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With modern techniques, it's relatively trivial to create a clustered, high-availability solution for webservers by using docker (or comparable) to handle the front-end serving of pages to users.

e.g. for a LAMP stack, docker would handle the "A" and "P" parts.

Is there any way to make the database (e.g. mysql) work in a similar high-availability system with docker or comparable.

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There are docker images for running opensource databases in high availability mode such as https://info.crunchydata.com/blog/an-easy-recipe-for-creating-a-postgresql-cluster-with-docker-swarm

You can also find examples of Microsoft SQLServer container for Linux being run with high availability on Kubernetes https://docs.microsoft.com/en-us/sql/linux/tutorial-sql-server-containers-kubernetes

Your question is missing an important concept from the devops perspective. If we run a particular version of a database (MySQL, PostresQL, SQLServer) on either a physical server, or a VMware ESX virtual machine server, or an openstack Xen virtual server, or in Docker in a laptop or in an http://cri-o.io container runtime in Kubernetes it’s “the same software”. If the high availability is based on running two or three instances of the database, and them opening tcp sockets to exchange data, and perform leader failover, then as “it’s the same software” it doesn’t matter whether we are running the database cluster as physical, or on a virtual machine hypervisor, or in a container orchestrator. That means you can learn how to configure the software for HA as containers on your laptop to then know how to configure it for HA on physical servers.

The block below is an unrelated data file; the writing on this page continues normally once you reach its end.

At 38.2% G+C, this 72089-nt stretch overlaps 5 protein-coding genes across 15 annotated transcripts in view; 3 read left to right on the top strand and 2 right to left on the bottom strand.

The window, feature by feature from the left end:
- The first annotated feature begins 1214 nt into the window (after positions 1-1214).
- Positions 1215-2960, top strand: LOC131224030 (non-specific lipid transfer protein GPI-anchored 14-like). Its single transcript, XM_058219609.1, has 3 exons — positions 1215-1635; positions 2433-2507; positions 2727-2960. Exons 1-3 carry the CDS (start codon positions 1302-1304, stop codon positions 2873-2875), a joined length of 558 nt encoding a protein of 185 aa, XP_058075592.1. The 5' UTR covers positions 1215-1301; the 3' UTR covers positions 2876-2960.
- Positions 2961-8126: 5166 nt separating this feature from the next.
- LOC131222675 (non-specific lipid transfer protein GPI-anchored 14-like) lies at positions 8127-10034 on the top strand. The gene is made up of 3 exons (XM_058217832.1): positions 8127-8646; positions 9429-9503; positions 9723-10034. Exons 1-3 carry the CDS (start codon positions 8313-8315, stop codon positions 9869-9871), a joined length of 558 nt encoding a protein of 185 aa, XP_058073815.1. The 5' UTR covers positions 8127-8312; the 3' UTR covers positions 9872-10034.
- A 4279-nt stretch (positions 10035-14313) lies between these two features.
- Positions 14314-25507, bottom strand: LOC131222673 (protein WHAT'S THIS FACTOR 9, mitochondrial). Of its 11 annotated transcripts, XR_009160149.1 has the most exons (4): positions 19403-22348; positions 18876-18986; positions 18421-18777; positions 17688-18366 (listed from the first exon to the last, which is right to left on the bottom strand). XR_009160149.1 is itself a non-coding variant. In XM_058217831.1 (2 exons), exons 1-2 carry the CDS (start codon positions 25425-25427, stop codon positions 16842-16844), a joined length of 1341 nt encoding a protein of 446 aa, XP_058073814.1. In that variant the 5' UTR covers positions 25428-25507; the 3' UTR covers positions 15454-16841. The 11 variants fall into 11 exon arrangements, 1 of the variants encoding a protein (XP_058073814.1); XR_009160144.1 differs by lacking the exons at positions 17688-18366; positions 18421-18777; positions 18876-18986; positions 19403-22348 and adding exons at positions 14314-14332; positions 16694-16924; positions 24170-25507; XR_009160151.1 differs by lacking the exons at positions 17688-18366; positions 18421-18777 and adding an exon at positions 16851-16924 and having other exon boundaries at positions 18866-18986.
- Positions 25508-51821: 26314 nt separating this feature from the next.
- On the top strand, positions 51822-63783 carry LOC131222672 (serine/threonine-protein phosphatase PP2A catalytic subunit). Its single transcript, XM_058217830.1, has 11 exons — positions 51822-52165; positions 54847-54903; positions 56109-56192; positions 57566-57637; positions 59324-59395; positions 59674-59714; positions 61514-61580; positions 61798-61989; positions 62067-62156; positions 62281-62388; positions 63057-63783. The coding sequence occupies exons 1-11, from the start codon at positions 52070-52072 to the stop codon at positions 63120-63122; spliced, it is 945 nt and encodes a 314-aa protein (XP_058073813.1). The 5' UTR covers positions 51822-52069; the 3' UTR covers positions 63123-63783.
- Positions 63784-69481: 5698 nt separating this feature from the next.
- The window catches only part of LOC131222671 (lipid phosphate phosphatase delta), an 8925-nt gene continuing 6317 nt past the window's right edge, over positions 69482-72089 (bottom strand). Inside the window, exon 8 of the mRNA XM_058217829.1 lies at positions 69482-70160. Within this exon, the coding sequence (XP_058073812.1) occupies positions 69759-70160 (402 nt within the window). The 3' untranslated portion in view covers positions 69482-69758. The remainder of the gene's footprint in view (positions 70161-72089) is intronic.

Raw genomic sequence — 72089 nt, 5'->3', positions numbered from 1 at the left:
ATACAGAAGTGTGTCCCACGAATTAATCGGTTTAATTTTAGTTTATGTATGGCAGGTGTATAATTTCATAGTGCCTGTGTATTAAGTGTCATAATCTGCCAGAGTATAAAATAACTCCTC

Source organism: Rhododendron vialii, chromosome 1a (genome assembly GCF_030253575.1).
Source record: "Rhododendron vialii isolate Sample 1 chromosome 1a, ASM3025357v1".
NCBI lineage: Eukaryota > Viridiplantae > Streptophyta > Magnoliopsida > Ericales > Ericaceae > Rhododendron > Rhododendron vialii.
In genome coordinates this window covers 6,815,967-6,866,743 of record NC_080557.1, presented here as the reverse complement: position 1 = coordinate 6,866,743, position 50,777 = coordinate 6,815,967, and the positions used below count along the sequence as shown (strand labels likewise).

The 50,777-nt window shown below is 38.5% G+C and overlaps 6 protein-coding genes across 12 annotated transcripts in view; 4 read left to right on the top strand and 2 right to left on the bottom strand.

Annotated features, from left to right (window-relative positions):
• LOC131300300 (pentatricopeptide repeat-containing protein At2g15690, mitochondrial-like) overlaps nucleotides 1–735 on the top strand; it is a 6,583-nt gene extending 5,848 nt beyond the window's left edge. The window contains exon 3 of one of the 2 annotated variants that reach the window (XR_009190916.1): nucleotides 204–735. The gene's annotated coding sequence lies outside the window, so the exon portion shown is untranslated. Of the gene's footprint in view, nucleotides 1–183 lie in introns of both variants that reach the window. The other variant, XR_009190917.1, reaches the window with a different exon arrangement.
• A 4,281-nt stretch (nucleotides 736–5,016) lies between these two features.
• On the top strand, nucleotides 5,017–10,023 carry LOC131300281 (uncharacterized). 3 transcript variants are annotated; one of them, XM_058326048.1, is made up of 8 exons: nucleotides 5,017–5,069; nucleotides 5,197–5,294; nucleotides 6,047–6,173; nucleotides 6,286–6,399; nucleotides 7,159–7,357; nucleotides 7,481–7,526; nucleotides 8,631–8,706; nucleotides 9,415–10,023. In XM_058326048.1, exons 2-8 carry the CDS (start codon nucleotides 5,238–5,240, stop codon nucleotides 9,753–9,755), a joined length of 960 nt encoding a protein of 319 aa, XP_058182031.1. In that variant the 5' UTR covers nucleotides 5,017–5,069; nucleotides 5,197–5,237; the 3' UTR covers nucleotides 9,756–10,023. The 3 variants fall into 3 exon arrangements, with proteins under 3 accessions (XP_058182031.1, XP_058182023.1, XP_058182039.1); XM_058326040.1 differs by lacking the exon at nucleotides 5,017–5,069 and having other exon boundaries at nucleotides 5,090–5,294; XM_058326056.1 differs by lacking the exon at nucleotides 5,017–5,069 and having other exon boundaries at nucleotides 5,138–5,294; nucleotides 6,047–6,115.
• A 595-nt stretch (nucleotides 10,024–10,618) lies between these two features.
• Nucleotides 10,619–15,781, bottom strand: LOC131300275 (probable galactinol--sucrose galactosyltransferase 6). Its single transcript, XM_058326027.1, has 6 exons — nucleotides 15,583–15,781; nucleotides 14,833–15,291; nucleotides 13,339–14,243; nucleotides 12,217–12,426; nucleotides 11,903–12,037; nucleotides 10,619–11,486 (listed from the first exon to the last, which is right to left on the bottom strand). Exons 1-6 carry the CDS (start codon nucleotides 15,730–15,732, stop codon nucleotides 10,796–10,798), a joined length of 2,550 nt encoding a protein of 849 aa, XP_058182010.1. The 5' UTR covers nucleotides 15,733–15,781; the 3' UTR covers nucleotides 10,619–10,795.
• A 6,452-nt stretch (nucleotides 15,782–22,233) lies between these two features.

Obviously you might get different performance on different hardware or virtual machines or container runtimes. Typically it’s disk bandwidth and memory that makes the biggest difference for a database not how the process is being run (within reason). Yet from the perspective of making a high availability setup if the software you are using to only needs normal disk and normal tcp connections you can expect it to work anywhere that lets you access disk and network. It is then a matter of making sure that you provide enough cpu, memory, disk and network of sufficient reliability to meet your NFRs and SLAs.

A lot of companies might setup virtual machine farms or container orchestrators while not thinking about the demands of relational databases running in high availability modes. For example if you configure a HA setup of two Postgres instances but they get placed in two different virtual machine on the same physical server then you have a very poor setup with respect to the likelihood of one machine fault killing both database servers. If you configure all disk to be NAS network drives then that might be fine to run application servers but terrible to run databases under load. Often people are only thinking about scaling up application servers and having many of them crash and restart on different machines as the aim without the same disk being attached at startup. Anyone trying to run a database cluster in such an environment is going to have many sleepless nights. This means it’s important to ensure that wherever you run your databases is sympathetic to the needs of databases to have relative stability. If the environment is optimised and operating as though everything hosted is a stateless application server workloads that is not fussy about being moved around and restarted at random you might regret setting up a database cluster there.

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I do not run databases in containers as these are hard to scale and the data should be persistent. I use database pools in GCP, AWS and Azure.

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